And then there is the premise that we live in increasingly partisan political times, where our worldviews have diverged so much that we can’t agree on basic truths. This is, of course, conventional wisdom—people make offhand references to our partisan political culture all the time—but I think it is a bizarre form of political amnesia. Think back again to the 1950s, ‘60s, and ‘70s. Yes, we have Fox News, but we no longer have lynch mobs. We no longer have people getting fire-hosed by the authorities because they want to ride in the front of the bus or war protesters killed on their campuses. We no longer have radical political groups with significant followings arguing for violent revolution; we haven’t had a politically motivated assassination attempt in decades. We have broad public consensus on the role of women and minorities in government and the workforce. We no longer have major political figures denouncing the Communists lurking among us. Yes, the right hates the Clintons, and the left hates Bush, but the left hated Nixon just as much, and some of them hated LBJ for good measure. There is far more consensus in the country’s political values than there was 30 years ago. We agree on much more than we did back then.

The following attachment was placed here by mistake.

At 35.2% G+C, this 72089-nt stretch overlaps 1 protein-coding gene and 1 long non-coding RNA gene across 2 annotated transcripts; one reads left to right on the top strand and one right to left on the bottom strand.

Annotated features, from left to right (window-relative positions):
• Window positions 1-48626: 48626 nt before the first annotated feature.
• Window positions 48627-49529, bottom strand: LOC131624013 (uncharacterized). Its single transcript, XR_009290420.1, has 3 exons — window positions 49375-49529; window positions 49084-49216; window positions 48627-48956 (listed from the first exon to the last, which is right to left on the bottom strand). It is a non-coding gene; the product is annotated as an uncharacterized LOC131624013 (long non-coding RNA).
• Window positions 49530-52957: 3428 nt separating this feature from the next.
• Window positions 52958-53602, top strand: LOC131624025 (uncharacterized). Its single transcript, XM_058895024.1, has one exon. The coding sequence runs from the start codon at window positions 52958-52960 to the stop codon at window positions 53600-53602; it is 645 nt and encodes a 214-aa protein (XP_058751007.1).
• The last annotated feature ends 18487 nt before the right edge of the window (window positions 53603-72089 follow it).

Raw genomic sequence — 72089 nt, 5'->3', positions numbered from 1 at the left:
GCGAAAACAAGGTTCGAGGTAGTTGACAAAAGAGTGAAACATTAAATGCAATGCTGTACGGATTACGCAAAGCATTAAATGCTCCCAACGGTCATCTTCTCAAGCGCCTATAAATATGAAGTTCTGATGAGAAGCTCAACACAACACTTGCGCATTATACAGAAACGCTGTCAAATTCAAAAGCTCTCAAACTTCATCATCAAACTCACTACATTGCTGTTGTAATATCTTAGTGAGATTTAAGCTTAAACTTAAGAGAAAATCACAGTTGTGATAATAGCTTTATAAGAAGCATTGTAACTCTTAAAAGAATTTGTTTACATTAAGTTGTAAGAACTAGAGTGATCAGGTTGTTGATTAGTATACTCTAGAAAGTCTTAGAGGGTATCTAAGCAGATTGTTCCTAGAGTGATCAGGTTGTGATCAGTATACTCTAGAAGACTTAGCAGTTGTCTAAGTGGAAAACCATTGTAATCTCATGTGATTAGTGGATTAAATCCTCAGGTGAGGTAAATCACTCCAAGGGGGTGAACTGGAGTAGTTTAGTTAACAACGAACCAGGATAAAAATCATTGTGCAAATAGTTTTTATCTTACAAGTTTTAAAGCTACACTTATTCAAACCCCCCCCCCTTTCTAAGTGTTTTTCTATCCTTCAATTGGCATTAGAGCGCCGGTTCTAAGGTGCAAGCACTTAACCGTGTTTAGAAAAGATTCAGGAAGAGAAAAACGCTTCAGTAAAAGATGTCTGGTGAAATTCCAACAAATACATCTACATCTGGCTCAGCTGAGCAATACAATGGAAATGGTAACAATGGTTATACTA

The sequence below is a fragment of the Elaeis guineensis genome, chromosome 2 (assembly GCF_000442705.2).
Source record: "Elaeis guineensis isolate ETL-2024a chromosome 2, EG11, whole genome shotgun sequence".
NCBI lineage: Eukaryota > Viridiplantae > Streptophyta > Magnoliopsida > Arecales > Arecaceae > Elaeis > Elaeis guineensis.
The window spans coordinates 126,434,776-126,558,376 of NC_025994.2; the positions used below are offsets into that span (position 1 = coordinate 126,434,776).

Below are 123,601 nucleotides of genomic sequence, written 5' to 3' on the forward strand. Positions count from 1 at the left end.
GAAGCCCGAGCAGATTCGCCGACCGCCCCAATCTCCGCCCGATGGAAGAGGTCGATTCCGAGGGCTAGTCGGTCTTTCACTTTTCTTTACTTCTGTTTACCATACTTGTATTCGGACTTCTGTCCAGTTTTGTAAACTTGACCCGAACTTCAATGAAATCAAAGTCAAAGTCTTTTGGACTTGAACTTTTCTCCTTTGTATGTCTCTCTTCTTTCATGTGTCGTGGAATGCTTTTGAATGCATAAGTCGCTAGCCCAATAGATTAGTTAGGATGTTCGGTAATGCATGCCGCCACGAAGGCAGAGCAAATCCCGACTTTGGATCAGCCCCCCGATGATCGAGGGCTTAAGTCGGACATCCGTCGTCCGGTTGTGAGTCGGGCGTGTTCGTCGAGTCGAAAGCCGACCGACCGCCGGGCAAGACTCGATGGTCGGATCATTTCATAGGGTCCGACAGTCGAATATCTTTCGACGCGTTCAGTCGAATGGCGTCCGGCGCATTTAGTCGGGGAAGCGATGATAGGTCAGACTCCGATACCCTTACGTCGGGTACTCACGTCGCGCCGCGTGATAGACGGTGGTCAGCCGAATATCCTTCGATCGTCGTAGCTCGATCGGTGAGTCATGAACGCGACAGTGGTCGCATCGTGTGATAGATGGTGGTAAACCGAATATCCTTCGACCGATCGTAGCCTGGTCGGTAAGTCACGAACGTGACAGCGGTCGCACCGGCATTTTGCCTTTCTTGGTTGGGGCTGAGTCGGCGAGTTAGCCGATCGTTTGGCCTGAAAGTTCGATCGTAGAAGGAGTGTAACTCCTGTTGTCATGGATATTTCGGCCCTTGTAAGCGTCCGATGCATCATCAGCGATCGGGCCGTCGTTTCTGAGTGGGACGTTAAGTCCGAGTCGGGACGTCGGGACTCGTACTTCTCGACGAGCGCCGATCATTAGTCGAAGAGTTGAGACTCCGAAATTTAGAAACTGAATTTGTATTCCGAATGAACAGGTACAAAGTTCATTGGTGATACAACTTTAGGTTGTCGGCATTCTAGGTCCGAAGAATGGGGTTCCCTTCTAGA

I admit that one thing has changed: Our political culture looks more partisan on television than it did back then, in the sense that Bill O’Reilly is more partisan in style and substance than, say, Cronkite was. But as you know better than anyone, Farhad, just because it’s on television, it doesn’t mean it’s true.